The U.S. Election Assistance Commission gave the OK on Monday to allocate money for election security, voting equipment and staff training in Florida.
The federal funds were approved in March as a portion of $380 million set aside for states to invest in upgrading voting systems and security – money that was included in the $1.3 trillion federal spending legislation passed that same month. However, since Gov. Rick Scott’s administration didn’t bother to ask for the state’s allocation, the funds for the Sunshine State were delayed.
“The answer is no,” Secretary of State Ken Detzner
said last month, when asked if the aid money could be used to improve election systems.
That stance didn’t last. Less than a day later
, Scott – who’s challenging Democratic Sen. Bill Nelson for his seat in Congress – pretty much palmed Detzner’s response and announced that Florida would seek the funds after all. Of course, Nelson’s berating of Scott over the issue in a Senate floor speech
probably hastened the process.
Detzner then reportedly asked the EAC to send the money on May 30.
In that time, Republican Sen. Marco Rubio – a member of the Senate Intelligence Committee who’s voiced his skepticism regarding Florida’s election security preparedness
– asked the commission to “promptly approve” the funds “so that the state may expedite their plans to strengthen our election systems.”
By Monday, after two months of the Scott administration dragging its feet, the feds had approved the request within one day.
Here are a few details about that money:
- To get its share of the $19.2 million, Florida has to provide a 5 percent match, or about $959,000.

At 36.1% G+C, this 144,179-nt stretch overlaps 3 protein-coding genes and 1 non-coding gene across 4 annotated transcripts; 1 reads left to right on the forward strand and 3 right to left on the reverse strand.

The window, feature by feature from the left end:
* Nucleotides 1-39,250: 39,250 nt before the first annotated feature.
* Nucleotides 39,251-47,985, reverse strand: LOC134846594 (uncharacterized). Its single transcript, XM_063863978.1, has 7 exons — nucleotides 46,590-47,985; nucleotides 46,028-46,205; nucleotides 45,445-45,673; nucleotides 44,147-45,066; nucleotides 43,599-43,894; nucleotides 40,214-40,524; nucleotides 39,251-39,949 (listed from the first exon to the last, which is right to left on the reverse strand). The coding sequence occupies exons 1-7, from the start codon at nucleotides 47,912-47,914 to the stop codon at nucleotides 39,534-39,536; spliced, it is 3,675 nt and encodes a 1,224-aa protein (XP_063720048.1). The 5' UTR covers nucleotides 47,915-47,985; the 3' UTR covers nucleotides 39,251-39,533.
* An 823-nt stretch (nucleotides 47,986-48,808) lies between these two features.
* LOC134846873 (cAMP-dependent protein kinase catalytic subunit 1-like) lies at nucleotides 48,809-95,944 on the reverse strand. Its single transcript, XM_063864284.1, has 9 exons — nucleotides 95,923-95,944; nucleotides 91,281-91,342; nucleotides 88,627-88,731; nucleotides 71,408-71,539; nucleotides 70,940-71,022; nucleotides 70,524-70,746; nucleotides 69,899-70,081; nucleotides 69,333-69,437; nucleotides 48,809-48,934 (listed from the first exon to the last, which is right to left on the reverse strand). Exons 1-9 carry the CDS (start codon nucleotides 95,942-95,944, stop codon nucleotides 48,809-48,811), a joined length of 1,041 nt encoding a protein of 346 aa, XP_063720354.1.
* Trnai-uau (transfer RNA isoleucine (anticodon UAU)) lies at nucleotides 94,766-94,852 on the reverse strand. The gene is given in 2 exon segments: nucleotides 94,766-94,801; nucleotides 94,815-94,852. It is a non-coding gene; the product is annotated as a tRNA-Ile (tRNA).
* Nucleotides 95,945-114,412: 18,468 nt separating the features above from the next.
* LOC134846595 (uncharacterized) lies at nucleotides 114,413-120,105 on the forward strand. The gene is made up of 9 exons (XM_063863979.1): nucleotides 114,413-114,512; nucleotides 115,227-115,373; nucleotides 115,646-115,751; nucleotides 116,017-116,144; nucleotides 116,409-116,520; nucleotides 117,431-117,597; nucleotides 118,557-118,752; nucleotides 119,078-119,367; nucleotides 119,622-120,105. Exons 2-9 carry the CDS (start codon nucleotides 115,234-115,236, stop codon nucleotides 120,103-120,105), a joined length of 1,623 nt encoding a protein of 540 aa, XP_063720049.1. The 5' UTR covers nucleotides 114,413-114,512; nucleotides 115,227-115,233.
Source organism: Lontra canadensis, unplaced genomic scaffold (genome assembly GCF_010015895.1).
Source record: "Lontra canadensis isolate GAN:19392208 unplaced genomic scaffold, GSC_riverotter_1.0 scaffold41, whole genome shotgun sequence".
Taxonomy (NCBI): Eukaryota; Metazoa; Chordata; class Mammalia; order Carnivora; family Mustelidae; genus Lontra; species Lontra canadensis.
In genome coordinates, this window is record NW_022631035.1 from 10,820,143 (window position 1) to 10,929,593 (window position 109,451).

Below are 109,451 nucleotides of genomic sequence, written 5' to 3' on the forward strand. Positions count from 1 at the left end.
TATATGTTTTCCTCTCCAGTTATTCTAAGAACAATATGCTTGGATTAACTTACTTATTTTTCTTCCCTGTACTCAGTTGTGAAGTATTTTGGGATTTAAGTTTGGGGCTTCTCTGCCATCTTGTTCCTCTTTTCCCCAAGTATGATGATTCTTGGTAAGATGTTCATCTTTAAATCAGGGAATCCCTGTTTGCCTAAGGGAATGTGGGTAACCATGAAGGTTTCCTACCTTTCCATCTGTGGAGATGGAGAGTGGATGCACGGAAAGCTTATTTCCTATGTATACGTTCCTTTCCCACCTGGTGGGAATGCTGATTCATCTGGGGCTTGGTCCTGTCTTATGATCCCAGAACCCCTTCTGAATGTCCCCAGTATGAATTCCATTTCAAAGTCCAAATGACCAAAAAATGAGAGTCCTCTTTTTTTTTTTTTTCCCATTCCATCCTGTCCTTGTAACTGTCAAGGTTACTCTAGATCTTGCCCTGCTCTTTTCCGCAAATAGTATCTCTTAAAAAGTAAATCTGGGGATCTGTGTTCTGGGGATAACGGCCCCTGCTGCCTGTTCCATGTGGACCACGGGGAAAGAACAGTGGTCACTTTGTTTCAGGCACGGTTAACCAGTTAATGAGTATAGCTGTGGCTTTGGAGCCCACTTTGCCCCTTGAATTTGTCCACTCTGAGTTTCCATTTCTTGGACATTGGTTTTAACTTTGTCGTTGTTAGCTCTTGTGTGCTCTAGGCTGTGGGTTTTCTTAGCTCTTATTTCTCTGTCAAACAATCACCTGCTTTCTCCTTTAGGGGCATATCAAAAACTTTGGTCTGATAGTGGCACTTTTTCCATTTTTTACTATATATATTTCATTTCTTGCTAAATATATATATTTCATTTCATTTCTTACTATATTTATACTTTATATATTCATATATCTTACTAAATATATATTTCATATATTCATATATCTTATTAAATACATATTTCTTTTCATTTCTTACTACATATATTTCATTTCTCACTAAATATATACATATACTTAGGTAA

- That money can be used for election administration essentials, such as voter education, poll worker training, standardizing the reporting of election results and other election costs.
- It’ll be divided among Florida’s 67 counties to help detect threats, such as in 2016 when there was an email phishing attempt in at least five Florida counties, which, according to a federal agency, was the work of Russian hackers.
Seems convincing enough, right? The EAC more or less thought so.
Here’s the letter the EAC sent to Rubio:
The letter raises an important question: What in the hell was the holdup?
According to the EAC’s letter, Florida would have had the money long ago if it had applied for it sooner, which would made sense given that the circumstances relate to both state and national security. That's especially true considering that 16 states had already requested the funds prior to Florida's request, and as of Monday, at least 23 states have so far applied.
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